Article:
Yasin al-Hashimi Retires and then Returns
In October 1933, a month after Faysal’s death, the Rashid cAli-Yasin government fell in Baghdad. The collapse was perverse. The cabinet members had tried to publicly assure Britain that they would honor Faysal’s agreements, including the treaty. But the public outcry against the olive branch to the ambassador was so intense that Rashid cAli called new elections and resigned his cabinet. Over the next eighteen months Iraq had four governments, a series of tribal revolts, which General Bakr Sidqi repressed with intensifying brutality, and an economy suffering in the worldwide depression. Yasin al-Hashimi retired from politics and went home.
Al-Hashimi had cultivated prosperous commercial interests in Iraq, but he also enjoyed family life and the company of his friends. He lived in a large courtyard house in Baghdad, and during the months out of power he worked on the house, attended to a cement plant he had founded, read, and wrote letters to his daughters, all away at school, played bridge, and chess, and received visitors. He often spent his evenings at the Iraqi Club, where he was sought after as one of Baghdad’s best bridge players.
Yasin al-Hashimi was devoted to, and adored by, his three daughters, and involved himself intimately in their education and upbringing. His eldest daughter, Madiha, was among the first women to attend the American University of Beirut (AUB) a big step for any forwardthinking father in 1934.65 The college had begun admitting female students in 1922. Madiha thrived at AUB and she joined the al-cUrwa al-Wuthqa Arab Culture and Politics club formed by famous Arab intellectual Constantin Zureiq, who was then a young instructor. Madiha’s sister, middle daughter, Sabiha, attended the Beirut College for Women (BCW today’s Lebanese American University), and his youngest daughter, Nicmat, attended high-school classes at the American Community School, also in Beirut. In 1935, Sabiha transferred from BCW to Smith College in Massachusetts.66 Yasin wrote frequent letters to his daughters individually and collectively and urged them to write one another when they were separated.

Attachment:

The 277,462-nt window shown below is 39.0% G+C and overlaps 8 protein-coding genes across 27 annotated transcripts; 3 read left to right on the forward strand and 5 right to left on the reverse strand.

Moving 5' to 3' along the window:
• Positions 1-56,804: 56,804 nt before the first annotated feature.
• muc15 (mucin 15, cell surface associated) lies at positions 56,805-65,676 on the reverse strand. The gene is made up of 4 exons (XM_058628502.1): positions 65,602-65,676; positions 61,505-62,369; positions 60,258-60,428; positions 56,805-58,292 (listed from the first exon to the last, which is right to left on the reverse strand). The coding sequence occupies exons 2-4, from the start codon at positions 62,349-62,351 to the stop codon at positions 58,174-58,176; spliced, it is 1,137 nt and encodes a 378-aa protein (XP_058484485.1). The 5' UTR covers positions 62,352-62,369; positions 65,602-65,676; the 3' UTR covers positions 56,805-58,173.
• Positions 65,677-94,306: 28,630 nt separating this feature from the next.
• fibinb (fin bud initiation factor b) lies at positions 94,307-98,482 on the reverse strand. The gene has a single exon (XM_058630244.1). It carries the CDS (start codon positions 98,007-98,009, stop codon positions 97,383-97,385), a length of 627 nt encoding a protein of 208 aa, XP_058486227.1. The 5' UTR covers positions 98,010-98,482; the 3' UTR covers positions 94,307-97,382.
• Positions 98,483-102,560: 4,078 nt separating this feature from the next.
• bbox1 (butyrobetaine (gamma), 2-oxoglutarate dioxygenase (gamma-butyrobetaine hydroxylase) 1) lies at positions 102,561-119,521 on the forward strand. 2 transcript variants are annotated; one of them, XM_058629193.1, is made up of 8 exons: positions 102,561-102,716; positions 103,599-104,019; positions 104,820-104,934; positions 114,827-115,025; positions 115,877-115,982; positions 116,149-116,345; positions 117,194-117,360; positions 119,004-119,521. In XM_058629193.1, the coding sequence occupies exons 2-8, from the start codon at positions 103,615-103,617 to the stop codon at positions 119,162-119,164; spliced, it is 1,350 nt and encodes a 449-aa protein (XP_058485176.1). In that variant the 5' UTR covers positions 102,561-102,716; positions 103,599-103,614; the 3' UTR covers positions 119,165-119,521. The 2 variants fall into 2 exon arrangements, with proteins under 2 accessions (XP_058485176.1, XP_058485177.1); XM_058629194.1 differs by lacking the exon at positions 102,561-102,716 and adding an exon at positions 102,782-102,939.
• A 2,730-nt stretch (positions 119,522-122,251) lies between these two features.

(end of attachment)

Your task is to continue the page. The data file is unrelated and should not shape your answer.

My daughter Sabiha,
I am busy with work these days.68 And thank God my health is fine. Work on the house progresses. I pray for your good health and am happy to hear you have resolved to lose a little weight. I am also happy that you want to learn German. Maybe you can write to me in German and I can reply in what is left of my knowledge of the language.
[Your younger sister] Nicmat is doing fine. We have been working on the house, which now has a new roof. I hope they will begin the second floor soon. Your mother is not satisfied with the kitchen, but I will try to improve it to suit her.